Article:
This is the 4th Part of a 6 part article, where I am talking about what are the things we should make sure while designing a highly available storage. Today I am going to talk about what it takes to design a robust network when we have a iSCSI Storage in place. Read my earlier posts.
Part 1: Best Practices for Designing Highly Available Storage – Host Perspective
Part 2: Best Practices for Designing Highly Available Storage – FC SAN Perspective
Part 3: Best Practices for Designing Highly Available Storage – iSCSI SAN Perspective
Avoiding iSCSI network congestion is our main concern for achieving iSCSI LAN performance. Network congestion is usually the result of an inappropriate network configuration or improper network settings. Network settings include IP overhead and protocol configuration of the network’s elements.
For example a common problem is a switch in the data path into the storage system that is fragmenting frames. As a minimum, the following recommendations should be reviewed to ensure the best performance.
Simple network topology
Both bandwidth and throughput rates are subject to network conditions and latency.
It is common for network contentions, routing inefficiency, and errors in LAN and VLAN configuration to adversely affect iSCSI performance. It is important to profile and periodically monitor the network carrying iSCSI traffic to ensure the consistently high Ethernet network performance.
In general, the simplest network topologies offer the best performance. Minimize the length of cable runs, and the number of cables, while still maintaining physically separated redundant connections between hosts and the storage systems.
Avoid routing iSCSI traffic as this will introduce latency. Ideally the host and the iSCSI front end port are on the same subnet and there are no gateways defined on the iSCSI ports. If they are not on the same subnet, users should define static routes. However, multiple subnets is supported with VMware’s Native Multipathing.
Latency can contribute substantially to iSCSI based storage system’s performance. As the distance from the host to the storage system increases; a latency of about 1 millisecond per 200 kilometers (125 miles) is introduced. This latency has a noticeable effect on WANs supporting sequential I/O workloads.
For example, a 40 MB/s 64 KB single stream would average 25 MB/s over a 200 km distance.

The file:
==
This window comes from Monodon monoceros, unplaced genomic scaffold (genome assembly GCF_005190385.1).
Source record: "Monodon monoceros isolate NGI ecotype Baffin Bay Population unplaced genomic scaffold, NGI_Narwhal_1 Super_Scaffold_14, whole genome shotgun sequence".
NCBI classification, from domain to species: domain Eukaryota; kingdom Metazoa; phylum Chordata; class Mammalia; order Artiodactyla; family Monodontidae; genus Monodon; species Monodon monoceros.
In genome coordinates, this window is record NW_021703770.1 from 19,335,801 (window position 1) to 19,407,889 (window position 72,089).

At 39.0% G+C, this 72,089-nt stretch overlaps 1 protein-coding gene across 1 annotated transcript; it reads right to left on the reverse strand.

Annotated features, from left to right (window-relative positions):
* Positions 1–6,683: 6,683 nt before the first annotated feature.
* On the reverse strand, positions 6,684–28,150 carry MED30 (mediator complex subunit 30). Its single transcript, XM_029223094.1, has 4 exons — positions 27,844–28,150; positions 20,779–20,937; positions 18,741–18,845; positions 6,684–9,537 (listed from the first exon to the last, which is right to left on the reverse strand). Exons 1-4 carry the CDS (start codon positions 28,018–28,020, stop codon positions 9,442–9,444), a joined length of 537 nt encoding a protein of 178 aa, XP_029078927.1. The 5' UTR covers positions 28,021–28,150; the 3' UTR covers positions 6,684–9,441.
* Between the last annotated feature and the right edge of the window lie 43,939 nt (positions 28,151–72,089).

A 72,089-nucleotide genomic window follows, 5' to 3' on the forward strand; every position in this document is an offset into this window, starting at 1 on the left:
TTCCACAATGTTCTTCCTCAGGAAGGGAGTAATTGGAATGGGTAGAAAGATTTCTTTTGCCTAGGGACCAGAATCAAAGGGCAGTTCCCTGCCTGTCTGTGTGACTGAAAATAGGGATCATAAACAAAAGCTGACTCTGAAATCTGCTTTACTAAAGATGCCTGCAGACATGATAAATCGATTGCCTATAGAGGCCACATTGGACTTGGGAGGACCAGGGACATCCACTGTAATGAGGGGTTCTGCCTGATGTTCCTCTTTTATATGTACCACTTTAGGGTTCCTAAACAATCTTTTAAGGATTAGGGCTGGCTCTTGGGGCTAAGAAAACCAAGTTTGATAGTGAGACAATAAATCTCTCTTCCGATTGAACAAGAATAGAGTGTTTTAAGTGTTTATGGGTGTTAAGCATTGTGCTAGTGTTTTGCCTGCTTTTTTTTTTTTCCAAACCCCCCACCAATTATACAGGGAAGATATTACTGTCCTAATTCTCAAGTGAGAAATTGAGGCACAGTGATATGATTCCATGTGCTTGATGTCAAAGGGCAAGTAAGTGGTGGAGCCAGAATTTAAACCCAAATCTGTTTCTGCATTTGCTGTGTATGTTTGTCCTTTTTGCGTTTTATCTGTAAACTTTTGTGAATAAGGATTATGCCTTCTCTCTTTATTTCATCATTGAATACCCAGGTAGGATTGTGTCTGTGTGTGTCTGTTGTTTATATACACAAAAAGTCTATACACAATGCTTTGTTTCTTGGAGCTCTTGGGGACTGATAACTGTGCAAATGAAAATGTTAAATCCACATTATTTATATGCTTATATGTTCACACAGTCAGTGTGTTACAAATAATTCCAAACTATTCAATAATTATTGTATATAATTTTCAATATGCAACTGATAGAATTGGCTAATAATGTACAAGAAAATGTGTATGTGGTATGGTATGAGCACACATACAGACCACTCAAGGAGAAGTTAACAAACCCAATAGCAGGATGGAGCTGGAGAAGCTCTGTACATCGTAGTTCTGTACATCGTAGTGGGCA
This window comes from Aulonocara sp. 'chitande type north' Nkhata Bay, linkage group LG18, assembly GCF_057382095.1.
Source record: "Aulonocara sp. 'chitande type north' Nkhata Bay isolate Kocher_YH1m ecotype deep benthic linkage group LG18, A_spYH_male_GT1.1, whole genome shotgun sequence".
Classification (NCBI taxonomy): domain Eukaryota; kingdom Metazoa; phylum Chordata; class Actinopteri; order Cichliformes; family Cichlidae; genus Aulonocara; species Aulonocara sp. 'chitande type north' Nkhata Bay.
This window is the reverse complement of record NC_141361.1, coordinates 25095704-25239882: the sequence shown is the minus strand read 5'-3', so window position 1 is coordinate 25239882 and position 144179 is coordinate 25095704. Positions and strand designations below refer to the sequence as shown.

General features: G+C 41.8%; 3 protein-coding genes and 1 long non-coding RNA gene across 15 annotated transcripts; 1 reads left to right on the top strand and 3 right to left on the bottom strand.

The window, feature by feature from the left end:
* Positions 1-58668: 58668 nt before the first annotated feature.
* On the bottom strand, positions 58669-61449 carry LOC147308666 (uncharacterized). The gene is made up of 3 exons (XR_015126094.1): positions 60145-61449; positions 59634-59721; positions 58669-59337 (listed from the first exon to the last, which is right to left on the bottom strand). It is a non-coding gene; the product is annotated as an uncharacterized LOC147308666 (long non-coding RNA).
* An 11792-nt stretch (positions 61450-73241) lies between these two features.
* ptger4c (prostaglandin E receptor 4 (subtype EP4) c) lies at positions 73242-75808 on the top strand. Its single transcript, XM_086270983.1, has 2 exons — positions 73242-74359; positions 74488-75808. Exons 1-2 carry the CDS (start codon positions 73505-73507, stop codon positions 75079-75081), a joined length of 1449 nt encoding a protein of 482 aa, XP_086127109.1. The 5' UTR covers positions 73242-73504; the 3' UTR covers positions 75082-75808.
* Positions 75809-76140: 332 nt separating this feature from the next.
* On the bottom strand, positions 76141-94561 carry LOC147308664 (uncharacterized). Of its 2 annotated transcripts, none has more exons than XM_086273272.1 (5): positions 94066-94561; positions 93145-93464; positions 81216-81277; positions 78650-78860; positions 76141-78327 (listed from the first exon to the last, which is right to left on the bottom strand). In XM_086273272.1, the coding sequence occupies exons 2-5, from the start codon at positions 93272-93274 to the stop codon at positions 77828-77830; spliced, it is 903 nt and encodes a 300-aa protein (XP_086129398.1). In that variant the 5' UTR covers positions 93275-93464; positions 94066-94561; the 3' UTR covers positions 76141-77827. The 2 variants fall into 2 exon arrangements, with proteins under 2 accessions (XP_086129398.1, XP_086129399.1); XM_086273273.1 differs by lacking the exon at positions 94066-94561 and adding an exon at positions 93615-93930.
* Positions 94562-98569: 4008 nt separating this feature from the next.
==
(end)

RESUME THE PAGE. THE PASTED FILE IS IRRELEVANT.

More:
Bandwidth balanced configuration
A balanced bandwidth iSCSI configuration is when the host iSCSI initiator’s bandwidth is greater than or equal to the bandwidth of its connected storage system’s ports. Generally, configure each host NIC or HBA port to only two storage system ports (one per SP). One storage system port should be configured as active, and the other to standby. This avoids oversubscribing a host’s ports.
Manually override auto‐negotiation on the host NIC or HBA and network switches for the following settings. These settings improve flow control on the iSCSI network:
- Jumbo frames
- Pause frames
- TCP Delayed ACK
Using jumbo frames can improve iSCSI network bandwidth by up to 50 percent.
Jumbo frames can contain more iSCSI commands and a larger iSCSI payload than normal frames without fragmenting or with less fragmenting depending on the payload size. On a standard Ethernet network the frame size is 1500 bytes. Jumbo frames allow packets configurable up to 9000 bytes in length.
If using jumbo frames, all switches and routers in the paths to the storage system must support and be capable of handling and configured for jumbo frames. For example, if the host and the storage system’s iSCSI ports can handle 4470‐byte frames, but an intervening switch can only handle 4,000 bytes, then the host and the storage system’s ports should be set to 4000 bytes.
Pause frames are an optional flow control feature that permits the host to temporarily stop all traffic from the storage system. Pause frames are intended to enable the host’s NIC or HBA, and the switch, to control the transmit rate.
Due to the characteristic flow of iSCSI traffic, pause frames should be disabled on the iSCSI network used for storage. They may cause delay of traffic unrelated to specific host port to storage system links.
TCP Delayed ACK
On Microsoft Windows, and ESXi based hosts, TCP Delayed ACK delays an acknowledgement for a received packet for the host.
TCP Delayed ACK should be disabled on the iSCSI network used for storage.
When enabled, an acknowledgment is delayed up to 0.5 seconds or until two packets are received. Storage applications may time out during this delay. A host sending an acknowledgment to a storage system after the maximum of 0.5 seconds is possible on a congested network. Because there was no communication between the host computer and the storage system during that 0.5 seconds, the host computer issues Inquiry commands to the storage system for all LUNs based on the delayed ACK. During periods of congestion and recovery of dropped packets, delayed ACK can slow down the recovery considerably, resulting in further performance degradation.